But the highlight of the museum is, of course, its host, a real Hutsul - Roman Kumlyk.During the excursion Roman will play virtuoso the violin, flute, trembita, cymbals and other exhibits of a museum. The apt and witty jokes and anecdotes, constantly poured by Mr. Roman, spiced with Hutsul acuteness will be remembered by visitors for long.

Roman Kumlyk's private museum is located in his family house, it was opened on January 7, 2000. It took 30 years to collect the exhibits, they are household goods, ancient Hutsul clothes, money bills of different periods etc., which all together give a general idea of the Hutsuls life. The host's pride is a collection of musical instruments.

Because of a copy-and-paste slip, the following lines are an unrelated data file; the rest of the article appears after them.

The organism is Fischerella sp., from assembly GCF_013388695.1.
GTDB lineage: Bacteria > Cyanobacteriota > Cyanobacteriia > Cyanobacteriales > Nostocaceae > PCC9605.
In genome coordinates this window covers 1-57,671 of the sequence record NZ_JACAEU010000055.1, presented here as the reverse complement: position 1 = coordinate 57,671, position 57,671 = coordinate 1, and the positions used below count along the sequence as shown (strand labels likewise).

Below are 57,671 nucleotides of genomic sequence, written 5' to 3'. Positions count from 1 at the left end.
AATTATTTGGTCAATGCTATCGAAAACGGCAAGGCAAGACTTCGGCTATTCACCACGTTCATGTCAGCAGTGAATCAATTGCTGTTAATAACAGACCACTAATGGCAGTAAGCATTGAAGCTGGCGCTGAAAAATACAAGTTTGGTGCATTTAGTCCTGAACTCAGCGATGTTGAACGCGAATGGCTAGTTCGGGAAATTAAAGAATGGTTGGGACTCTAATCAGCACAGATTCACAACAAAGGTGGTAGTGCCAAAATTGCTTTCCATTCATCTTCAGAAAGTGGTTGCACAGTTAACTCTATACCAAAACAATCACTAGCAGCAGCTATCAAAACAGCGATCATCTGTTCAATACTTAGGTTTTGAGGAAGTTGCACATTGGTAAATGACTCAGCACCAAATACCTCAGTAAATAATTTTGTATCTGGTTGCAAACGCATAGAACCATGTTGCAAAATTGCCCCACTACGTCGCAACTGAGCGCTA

The guide is Natalya Huzak, the daughter of Roman Kumlyk. After her father's death, she continued his museum work. Natalya is a doctor by profession; she plays the violin, dulcimer, trimba, dviynytsya (flute), ocarina, zozulya (ocarina type), pelynka, lyre and naya and also can excitingly tell about each instrument. 

For example, the horn is an ancient 'mobile phone', as it was used to send messages to a great distance.

Drymba is another interesting instrument. Drymba (Vargan) - plucked instrument used in the Hutsul music life. A small metal calk with steel tongue pressed against the middle of the mouth. The tool is pressed against the teeth, oral cavity resonator is the sound that occurs as a result of pressing.

Trembita is a ritual instrument, which was used in Kolyada, during funerals and weddings. In his collection there are hollow violins as well as a rectangular violin. During the excursion you can hear national Ukrainian and Hutsul songs.